If you're experiencing one or more of these symptoms, it's important to take them seriously and take steps to address them. Ignoring burnout will only make it worse, and it can lead to more serious physical and mental health problems over time.

How to prevent burnout

Preventing burnout should be a top priority for everyone in the workplace. Burnout can negatively impact productivity, mental health, and overall job satisfaction. Here are some ways to prevent burnout in the workplace:

1. Set realistic goals: When setting goals, make sure they are achievable. Don't set yourself up for failure by setting goals that are too high. Setting small, achievable goals can also help you feel accomplished and motivated.

2. Manage your workload: Overloading yourself with work can lead to burnout. Learn to prioritize tasks and delegate when possible. Don't be afraid to say no to new tasks or projects if you can't take them on.

3. Take breaks: Taking breaks throughout the day can help you recharge and refocus. Even a short break to walk around the office or step outside can make a big difference in your energy levels.

4. Maintain a healthy work-life balance: Make sure you're not letting work consume your entire life. Make time for hobbies, friends, and family. This can help you relax and recharge outside of work.

5. Seek support: Don't be afraid to reach out to your manager, HR department, or a mental health professional if you're feeling overwhelmed or experiencing symptoms of burnout. Talking about your struggles can help you feel supported and may lead to helpful solutions.

Preventing burnout requires being proactive about your work habits and making sure you're taking care of yourself. By setting realistic goals, managing your workload, taking breaks, maintaining a healthy work-life balance, and seeking support when needed, you can help prevent burnout and feel more satisfied in your job.

How to deal with burnout

If you're already experiencing burnout, it's important to take steps to recover. Here are some ways to deal with burnout in the workplace:

1. Take a break

The first step is to take some time off work to rest and recover. If possible, take a vacation or a mental health day to reset your mind and body.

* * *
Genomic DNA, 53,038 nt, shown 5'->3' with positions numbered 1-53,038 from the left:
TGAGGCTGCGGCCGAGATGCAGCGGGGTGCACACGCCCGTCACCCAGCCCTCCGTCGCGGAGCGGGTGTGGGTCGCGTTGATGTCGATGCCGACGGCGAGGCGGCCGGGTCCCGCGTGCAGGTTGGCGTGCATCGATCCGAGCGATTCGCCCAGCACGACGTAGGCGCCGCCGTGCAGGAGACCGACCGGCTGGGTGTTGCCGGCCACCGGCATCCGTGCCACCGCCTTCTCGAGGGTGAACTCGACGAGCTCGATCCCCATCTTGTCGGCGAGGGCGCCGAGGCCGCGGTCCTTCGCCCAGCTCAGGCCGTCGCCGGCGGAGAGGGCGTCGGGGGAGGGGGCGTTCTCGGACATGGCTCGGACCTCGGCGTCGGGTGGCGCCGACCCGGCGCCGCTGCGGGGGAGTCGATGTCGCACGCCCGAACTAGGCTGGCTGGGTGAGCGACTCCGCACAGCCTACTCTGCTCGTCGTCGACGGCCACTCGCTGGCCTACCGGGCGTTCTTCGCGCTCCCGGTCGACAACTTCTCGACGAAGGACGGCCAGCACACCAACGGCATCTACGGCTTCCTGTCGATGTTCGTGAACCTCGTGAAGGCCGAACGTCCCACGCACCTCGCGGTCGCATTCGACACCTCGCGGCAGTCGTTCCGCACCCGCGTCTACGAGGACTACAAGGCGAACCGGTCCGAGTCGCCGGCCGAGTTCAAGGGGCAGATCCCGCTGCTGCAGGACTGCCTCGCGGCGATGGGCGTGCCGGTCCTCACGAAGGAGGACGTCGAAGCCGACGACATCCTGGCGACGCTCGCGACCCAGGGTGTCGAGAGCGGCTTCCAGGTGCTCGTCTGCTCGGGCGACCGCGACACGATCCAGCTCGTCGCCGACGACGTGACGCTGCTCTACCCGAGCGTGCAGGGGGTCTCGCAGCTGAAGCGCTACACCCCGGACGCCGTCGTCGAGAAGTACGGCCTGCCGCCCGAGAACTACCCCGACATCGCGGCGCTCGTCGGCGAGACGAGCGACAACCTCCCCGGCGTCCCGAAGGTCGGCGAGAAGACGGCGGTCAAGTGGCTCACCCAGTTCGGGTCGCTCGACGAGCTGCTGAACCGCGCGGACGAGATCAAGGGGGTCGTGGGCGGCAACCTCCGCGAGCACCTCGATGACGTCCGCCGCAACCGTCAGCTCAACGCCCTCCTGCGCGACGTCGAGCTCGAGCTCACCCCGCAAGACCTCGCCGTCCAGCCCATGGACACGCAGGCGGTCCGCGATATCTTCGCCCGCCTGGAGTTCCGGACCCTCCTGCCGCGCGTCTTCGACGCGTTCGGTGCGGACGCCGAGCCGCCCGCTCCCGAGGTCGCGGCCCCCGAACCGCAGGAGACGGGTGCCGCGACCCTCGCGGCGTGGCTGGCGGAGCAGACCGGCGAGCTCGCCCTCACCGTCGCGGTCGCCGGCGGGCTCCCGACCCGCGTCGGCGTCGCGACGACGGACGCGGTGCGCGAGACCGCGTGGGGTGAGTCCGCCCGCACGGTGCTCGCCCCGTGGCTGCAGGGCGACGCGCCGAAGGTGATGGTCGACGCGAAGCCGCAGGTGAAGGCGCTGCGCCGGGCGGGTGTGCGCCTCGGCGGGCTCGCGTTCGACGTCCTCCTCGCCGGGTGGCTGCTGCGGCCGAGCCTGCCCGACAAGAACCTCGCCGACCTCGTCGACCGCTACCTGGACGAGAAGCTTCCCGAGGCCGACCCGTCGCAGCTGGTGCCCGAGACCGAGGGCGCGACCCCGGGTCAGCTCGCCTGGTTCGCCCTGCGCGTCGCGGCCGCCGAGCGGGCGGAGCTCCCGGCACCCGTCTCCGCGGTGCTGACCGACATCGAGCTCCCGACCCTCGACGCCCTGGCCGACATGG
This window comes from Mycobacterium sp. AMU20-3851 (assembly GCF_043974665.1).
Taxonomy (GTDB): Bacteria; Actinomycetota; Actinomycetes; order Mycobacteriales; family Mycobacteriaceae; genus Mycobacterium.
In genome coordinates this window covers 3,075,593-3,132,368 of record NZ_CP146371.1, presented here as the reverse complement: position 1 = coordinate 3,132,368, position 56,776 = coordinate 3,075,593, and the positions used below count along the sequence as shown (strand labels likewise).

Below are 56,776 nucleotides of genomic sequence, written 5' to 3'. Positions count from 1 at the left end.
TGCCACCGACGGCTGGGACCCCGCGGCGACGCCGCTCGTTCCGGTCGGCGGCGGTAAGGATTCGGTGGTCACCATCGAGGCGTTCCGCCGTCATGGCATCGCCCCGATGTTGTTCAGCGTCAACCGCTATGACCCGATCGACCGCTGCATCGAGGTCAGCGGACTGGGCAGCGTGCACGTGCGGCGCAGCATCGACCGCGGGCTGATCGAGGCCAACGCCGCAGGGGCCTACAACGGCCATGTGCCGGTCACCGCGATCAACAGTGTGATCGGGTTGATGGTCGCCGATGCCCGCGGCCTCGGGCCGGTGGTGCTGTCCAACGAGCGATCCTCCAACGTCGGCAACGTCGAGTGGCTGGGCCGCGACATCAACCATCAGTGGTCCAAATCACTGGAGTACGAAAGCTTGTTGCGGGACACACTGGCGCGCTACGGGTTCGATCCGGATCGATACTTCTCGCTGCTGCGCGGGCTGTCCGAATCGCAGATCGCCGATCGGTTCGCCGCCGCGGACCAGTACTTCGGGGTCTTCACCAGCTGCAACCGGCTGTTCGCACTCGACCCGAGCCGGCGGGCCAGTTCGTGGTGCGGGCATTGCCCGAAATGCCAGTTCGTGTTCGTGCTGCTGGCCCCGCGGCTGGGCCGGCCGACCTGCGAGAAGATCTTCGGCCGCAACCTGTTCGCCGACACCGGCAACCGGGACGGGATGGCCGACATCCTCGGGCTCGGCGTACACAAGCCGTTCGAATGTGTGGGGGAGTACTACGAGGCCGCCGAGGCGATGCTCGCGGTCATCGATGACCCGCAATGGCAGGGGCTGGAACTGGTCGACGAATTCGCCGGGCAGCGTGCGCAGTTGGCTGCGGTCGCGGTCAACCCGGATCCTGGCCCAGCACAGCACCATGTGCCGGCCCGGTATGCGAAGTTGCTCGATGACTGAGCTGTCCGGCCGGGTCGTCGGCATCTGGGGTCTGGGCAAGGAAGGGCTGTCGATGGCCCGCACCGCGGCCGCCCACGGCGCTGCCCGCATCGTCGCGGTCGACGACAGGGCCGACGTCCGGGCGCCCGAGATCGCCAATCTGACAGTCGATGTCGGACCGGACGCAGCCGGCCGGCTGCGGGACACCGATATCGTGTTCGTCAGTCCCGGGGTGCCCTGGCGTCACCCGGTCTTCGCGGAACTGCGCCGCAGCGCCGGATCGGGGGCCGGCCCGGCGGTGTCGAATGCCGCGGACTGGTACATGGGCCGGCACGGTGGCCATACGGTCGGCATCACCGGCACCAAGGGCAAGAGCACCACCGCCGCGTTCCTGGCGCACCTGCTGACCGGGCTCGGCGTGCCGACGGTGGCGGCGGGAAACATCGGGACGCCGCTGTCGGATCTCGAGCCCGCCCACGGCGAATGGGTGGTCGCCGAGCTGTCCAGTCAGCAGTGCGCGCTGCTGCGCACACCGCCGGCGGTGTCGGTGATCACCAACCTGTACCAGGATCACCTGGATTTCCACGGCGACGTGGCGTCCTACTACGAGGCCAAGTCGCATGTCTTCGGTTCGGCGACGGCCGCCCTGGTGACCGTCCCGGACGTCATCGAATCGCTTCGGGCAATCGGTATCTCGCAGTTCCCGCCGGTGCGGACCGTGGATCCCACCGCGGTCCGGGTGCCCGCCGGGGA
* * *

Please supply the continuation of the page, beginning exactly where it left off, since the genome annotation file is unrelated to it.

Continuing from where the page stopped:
2. Prioritize self-care

Take care of yourself by eating well, sleeping enough, and exercising regularly. Also, make time for activities that you enjoy and that help you relax.

3. Seek support

Talk to a trusted friend, family member, or therapist about what you're going through. It's important to have a support system to help you through the recovery process.

4. Set boundaries

If you're experiencing burnout due to a heavy workload or work-related stress, it's important to set boundaries. Learn to say "no" to additional work and set realistic goals and expectations for yourself.

5. Find meaning in your work

Sometimes, burnout can occur when you feel disconnected from the meaning of your work. Try to find ways to connect with the impact of your work and how it contributes to the greater good.

6. Consider a career change

If burnout persists despite efforts to recover, it may be time to consider a career change. This can be a difficult decision, but ultimately, it's important to prioritize your mental and physical health.

Remember, burnout is a common issue in the workplace and it's important to address it as soon as possible. With the right support and self-care practices, you can overcome burnout and find renewed energy and purpose in your work. If you are struggling with burn out please give our office a call at 573-825-6441 or fill out a consultation request form to get support now

-Seth Showalter, LCSW

Brave Counseling & Psychiatry